His grief at the loss of my mother was so intense as to lay him prostrate with illness. He told me, years after this time, that he had welcomed the physical agony which perforce diverted his thoughts from the cause of his mental suffering. The little sister of whose coming he had told us so joyfully was for a long time kept from his sight. The rest of us were gathered around him, but this feeble little creature was not asked for. At last my dear old grandfather came to visit us, and learned the state of my father’s feelings. The old gentleman went into the nursery, took the tiny infant from its nurse, and laid it in my father’s arms. The little one thenceforth became the object of his most tender affection.
He regarded all his children with great solicitude, feeling, as he afterward said to one of us, that he must now be mother as well as father. My mother’s last request had been that her unmarried sister, the same one who had accompanied us on the journey to Niagara, should be sent for to have charge of us, and this arrangement was speedily effected.
This aunt of ours had long been a caretaker in her mother’s household, where she had had much to do with bringing up her younger sisters and brothers. My mother had been accustomed to borrow her from time to time, and my aunt had threatened to hang out a sign over the door with the inscription, “ Cheering done here by the job, by E. Cutler.” She was a person of rare honesty, entirely conscientious in character, possessed of few accomplishments, but endowed with the keenest sense of humor. She watched over our early years with incessant care. We little ones were kept much in our warm nursery. We were taken out for a drive in fine weather, but rarely went out on foot. As a consequence of this over-cherishing, we were constantly liable to suffer from colds and sore throats. The young physician of whom I have already spoken became an inmate of our house soon after my mother’s death. He was afterward well known in New York society as an excellent practitioner, and as a man of a certain genius. Those were the days of mighty doses, and the slightest indisposition was sure to call down upon us the administration of the drugs then in favor with the faculty, but now rarely used.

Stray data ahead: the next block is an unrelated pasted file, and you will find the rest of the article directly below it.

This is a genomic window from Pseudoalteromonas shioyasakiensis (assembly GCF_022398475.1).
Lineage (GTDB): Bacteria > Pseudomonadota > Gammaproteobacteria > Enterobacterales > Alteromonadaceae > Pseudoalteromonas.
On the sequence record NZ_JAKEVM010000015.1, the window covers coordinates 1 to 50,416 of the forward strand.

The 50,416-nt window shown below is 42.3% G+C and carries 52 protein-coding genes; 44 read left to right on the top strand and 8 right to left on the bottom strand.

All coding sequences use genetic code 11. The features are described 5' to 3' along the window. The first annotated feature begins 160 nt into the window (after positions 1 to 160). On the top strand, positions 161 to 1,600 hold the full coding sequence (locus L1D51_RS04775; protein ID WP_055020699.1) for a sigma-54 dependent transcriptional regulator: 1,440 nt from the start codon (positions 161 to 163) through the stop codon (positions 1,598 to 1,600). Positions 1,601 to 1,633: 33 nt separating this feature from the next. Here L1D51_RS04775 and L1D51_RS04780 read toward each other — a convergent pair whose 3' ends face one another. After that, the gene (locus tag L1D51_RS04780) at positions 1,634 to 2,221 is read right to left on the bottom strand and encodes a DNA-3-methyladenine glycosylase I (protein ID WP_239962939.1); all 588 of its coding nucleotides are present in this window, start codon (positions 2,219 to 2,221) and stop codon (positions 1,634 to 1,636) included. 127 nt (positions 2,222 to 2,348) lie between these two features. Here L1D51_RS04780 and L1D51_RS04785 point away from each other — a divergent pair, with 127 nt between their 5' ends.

My father’s affliction was such that a change of scene became necessary for him. The beautiful house at the Bowling Green was sold, with the new furniture which had been ordered expressly for my mother’s pleasure, and which we never saw uncovered. We removed to Bond Street, which was then at the upper extremity of New York city. My father’s friends said to him, “ Mr. Ward, you are going out of town.” And so indeed it seemed at that time. We occupied one of three white freestone houses, and saw from our windows the gradual building up of the street, which is now in the central part of New York. My father had purchased a large lot of land at the corner of our street and Broadway. On a part of this he subsequently erected a house which was considered one of the finest in the city.